Well, the Witch’s Harp starts playing, and we see truckloads of food start going through town, and Nikolai runs up and grabs onto a truck. We see him reaching for an apple as the turrets start focusing on him. He just barely holds onto one and is shot for his trouble. 

Nikolai falls off the truck, and in the most tragic scene that ever involved an apple, he holds it out to his sister and dies in her arms. Yes. He literally died because of an apple. 

Well, Tetsuro isn’t going to have any of this. He decides to get answers from the queen. They boat to the island and find it guarded by turrets that blow up their boat and weird bird monsters. What they don’t see are any people, or really any sign of the food. 

They soon find the answer to one of those questions when they encounter an elevator littered with human bones. They go down and still don’t see any people, but they do see more bones. 

They soon find the queen on her throne. Tetsuro threatens to kill her and goes marching up the steps to her throne. After Maetel saves him from getting shot by two more turrets, he learns that the queen had been dead the whole time. She had once been the most beautiful woman in all Andromeda but had grown old. So she transferred her consciousness to a computer and killed all of her staff so they couldn’t see her remains. 

They also learn that the harp was just playing automatically without anyone guiding it and with no one to feed. 

The Evil that Lives After

What struck me about this episode wasn’t the fact that an authoritarian system outlived the tyrant that started it. Not only is that often the case in science fiction and fantasy, but it’s also often the case in the real world. There are whole dynasties of unjust rulers that have persisted for centuries.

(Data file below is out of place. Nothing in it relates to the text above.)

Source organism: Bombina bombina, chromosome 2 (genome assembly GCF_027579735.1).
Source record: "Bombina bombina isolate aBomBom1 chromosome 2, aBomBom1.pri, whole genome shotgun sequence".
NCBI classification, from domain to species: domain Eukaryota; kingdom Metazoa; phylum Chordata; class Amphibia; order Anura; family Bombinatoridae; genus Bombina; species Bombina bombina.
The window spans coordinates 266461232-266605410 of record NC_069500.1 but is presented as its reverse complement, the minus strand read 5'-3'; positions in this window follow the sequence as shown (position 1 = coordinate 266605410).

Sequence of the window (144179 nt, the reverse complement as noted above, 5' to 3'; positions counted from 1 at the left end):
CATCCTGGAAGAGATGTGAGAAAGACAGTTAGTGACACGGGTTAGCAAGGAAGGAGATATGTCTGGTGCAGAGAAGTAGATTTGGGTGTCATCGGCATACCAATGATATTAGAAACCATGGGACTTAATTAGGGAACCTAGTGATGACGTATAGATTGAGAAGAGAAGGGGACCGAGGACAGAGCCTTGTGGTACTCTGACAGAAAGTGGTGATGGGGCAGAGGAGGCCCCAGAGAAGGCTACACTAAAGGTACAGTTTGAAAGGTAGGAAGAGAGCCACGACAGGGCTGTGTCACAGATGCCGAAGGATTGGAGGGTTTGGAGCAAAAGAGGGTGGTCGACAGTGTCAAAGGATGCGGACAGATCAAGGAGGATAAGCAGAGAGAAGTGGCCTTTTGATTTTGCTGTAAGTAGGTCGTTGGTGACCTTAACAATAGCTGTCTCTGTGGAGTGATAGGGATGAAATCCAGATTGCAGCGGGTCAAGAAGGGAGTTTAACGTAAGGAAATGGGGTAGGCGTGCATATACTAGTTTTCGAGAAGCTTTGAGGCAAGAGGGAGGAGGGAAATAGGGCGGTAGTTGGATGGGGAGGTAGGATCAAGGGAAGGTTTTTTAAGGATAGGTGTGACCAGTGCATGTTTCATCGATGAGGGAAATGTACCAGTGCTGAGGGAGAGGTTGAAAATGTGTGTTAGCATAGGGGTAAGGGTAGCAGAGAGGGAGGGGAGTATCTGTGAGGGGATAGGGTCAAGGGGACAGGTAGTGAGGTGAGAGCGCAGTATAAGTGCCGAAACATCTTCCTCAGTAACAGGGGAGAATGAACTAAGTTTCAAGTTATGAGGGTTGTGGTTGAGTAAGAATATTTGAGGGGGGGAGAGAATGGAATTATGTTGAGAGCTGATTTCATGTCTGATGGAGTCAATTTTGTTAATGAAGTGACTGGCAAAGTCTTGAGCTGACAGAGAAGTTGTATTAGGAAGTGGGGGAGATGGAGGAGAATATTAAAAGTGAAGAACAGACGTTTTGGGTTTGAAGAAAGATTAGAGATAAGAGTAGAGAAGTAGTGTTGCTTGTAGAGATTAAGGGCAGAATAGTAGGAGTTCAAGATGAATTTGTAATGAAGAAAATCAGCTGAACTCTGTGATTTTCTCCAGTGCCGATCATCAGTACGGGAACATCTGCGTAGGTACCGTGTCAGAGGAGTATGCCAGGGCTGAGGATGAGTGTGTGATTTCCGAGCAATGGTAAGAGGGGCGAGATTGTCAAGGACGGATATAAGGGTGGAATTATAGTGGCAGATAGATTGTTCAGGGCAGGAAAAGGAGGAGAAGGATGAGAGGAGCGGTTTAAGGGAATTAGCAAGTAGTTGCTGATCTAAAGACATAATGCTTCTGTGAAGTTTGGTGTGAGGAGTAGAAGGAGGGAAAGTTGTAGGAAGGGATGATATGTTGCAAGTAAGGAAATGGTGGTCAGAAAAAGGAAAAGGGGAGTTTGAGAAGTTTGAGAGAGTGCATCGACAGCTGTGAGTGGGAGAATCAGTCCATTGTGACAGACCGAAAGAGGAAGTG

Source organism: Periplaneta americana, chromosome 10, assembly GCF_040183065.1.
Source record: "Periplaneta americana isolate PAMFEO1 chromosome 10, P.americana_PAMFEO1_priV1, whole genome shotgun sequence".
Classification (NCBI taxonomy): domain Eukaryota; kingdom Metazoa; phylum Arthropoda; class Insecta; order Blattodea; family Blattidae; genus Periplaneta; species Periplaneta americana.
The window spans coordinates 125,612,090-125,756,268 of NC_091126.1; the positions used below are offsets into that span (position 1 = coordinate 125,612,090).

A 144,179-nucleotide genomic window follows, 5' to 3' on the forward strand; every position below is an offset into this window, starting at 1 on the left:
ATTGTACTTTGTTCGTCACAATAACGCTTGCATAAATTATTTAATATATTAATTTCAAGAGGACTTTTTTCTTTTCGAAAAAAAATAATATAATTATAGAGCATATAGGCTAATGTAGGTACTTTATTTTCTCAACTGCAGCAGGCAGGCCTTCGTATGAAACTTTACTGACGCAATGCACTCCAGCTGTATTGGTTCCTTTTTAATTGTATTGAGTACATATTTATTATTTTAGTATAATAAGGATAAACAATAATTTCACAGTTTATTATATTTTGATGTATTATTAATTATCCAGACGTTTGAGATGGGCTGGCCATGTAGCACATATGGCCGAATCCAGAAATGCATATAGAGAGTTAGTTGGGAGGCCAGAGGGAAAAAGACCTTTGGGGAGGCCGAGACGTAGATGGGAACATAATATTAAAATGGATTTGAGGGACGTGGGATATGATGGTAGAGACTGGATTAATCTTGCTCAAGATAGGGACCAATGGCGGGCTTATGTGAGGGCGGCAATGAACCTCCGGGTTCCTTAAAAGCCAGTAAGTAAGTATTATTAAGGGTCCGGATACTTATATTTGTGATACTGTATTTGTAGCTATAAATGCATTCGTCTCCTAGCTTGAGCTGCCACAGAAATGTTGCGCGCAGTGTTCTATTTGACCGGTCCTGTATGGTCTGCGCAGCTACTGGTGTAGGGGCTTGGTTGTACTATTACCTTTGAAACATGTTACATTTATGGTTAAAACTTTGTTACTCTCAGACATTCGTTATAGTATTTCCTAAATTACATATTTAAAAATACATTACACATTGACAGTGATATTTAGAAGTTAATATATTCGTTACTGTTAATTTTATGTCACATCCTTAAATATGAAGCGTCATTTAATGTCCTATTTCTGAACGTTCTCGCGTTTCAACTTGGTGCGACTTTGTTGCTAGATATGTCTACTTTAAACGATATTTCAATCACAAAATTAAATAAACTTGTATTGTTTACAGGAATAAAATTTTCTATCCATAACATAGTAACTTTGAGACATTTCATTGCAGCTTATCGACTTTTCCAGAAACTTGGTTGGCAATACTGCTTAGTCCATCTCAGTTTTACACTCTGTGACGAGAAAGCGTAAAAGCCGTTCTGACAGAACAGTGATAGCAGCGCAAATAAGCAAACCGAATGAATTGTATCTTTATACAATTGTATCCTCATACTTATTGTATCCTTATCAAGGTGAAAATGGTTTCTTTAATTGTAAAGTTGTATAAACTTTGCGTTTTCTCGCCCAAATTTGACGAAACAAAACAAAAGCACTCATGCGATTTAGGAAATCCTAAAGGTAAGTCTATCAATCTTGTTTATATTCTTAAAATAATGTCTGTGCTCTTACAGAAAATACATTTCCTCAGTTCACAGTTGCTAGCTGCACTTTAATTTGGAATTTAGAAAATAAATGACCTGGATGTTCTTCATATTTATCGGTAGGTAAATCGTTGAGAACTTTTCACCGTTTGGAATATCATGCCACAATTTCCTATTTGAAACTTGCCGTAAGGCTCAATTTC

They often build bureaucracies around that power that help them keep that power in place. They are not always the most stable or the most persistent, but as I said earlier about revolutions, frequently the new boss isn’t really any better than the old boss. 

Like, I said that part felt reasonably par for the course.

What struck me was how willingly the world simply accepted that this was the status quo. There are farmers, truck drivers, dockworkers and an entire system of transit presumably, but no one stopped and said, “Hrm. We have piles of spoiling food that no one seems to be eating.” 

None of this is addressed in the episode, so I don’t know how much of it was automated. I have to imagine that at least some part of this was performed by hand. There had to be an entire system in place that provided them food, but no one challenged it. 

There is an often-quoted line from Edmund Burke, an Irish statesman, economist and philosopher: “The only thing necessary for the triumph of evil is for good men to do nothing.” 

I think this episode is really the best example of that. There had to be an entire system in place that supported this tyranny, which was allowed to persist even after the queen’s death. Someone had to realize that she was dead and the food was going nowhere. It took an outsider challenging the system to really destroy it. 

I could be allowed to quote once more from Julius Caesar: 

O judgment! thou art fled to brutish beasts,

And men have lost their reason. Bear with me;

My heart is in the coffin there with Caesar,

And I must pause till it come back to me

Julius Caesar, Act 3, Scene 2

What do you think? What systems do you think existed long past when they were helpful or good and now have become evil?

It’s a fascinating question for me and one I will probably keep thinking about.

As always, thanks for reading.